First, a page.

Safe bath temperature for babies and children: what you need to know
A safe bath temperature for babies and children is between 37°C and 38°C.
Bath water that’s too hot can scald children very quickly or even immediately. For example, children can be severely scalded in under a second when the temperature of tap water is around 60°C.
Scalds happen in the bathroom when children:
- are placed in dangerously hot baths
- are placed in baths where there are hot and cold areas of water
- are already in the water and put their hands or feet under running hot water
- turn on the taps themselves.
Basic first aid for scalds involves holding the scalded area under cool running water for 20 minutes. You can print out our illustrated guide to first aid for scalds for quick and easy reference in an emergency.
Preventing bathroom scalds
The best way to prevent scalds in the bathroom is to ensure that hot water is delivered to your basin, bath and shower taps at a maximum temperature of 50°C.
A temperature of 50°C is a low-risk temperature for scalds. At this temperature, it takes 5 minutes to severely scald a child. But 50°C isn’t a bathing temperature. You still need to mix cold water with the hot water to get the right bathing temperature.
Here are more tips to help you prevent scalds in the bath:
Making your bathroom safe
- Check that your hot water system has a temperature control device that ensures water is delivered to your taps at a maximum of 50°C. By law all homes built since 5 August 1998 must have this device.
- If your hot water system was installed before 5 August 1998, talk to your heater manufacturer, local gas supplier, plumber or gasfitter about installing a temperature control device on your hot water system.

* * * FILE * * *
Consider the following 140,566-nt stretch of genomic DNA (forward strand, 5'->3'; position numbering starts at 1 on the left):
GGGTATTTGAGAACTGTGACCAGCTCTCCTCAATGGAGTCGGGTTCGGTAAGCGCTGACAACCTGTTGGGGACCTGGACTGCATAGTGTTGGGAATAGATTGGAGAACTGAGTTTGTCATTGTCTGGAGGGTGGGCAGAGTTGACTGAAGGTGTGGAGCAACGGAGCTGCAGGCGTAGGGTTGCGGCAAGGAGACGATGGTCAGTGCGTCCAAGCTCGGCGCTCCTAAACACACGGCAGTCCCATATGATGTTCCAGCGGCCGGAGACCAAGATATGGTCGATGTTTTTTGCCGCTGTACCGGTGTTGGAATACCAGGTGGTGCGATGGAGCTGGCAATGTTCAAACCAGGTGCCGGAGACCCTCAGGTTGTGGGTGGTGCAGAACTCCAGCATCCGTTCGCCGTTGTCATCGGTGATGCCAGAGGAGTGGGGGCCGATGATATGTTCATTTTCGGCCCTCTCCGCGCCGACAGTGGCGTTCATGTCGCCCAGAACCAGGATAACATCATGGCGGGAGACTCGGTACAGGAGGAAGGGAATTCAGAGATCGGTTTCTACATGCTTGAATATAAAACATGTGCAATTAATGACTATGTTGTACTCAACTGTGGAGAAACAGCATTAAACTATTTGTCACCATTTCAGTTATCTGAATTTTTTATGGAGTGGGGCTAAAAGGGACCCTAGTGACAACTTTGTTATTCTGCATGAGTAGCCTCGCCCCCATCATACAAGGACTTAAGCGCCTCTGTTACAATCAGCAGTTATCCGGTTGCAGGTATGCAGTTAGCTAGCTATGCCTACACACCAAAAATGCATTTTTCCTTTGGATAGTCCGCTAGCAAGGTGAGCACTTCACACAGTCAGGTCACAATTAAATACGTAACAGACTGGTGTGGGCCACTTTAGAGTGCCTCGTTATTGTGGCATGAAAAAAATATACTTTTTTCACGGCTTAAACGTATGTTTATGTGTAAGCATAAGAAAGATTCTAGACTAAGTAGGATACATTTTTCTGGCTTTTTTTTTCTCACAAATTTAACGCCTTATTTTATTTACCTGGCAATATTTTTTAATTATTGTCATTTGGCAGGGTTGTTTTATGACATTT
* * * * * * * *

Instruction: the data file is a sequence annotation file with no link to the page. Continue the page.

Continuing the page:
- Install anti-scald devices on taps and shower outlets. These are available from hardware and safety product shops.
- Consider child-resistant taps or tap guards in the bath.
- Keep bathroom and laundry doors shut when you’re not using them. This will stop young children getting to taps on their own.
Running the bath safely
- Turn on the cold water first, then turn on the hot water. Swirl the water in the bath so there are no hot and cold spots.
- Make sure the hot water tap is turned off hard. When the bath is ready, briefly run cold water through the tap so water in the tap won’t burn anyone.
- If you have a mixer tap, run the hot and cold water together. Increase the temperature by adding more warm water, not straight hot water. If you run hot water by itself, your child might put a hand or foot in the stream and be burned.
- If you have a mixer tap, point the lever towards the cold setting when you’ve finished running the bath. Make sure your child can’t get to the lever.
- Test the bath temperature with a water thermometer or with your wrist or elbow. If your skin flushes when you put in your wrist or elbow, the water is too hot for your child. And if it feels hot, it’s too hot.
Supervising your child for safety
- Keep your child well away from the bath until it’s a safe temperature.
- Never leave your child in the care of an older child who might be able to turn on the hot water tap.
- Never leave your child alone in the bath or bathroom. Your child could easily turn on the hot water tap and not be able to turn it off.
Heated water needs to be stored at above 60°C to prevent the formation of Legionella bacteria. This is why a temperature control device must be fitted to lower the temperature of the water coming out of your taps.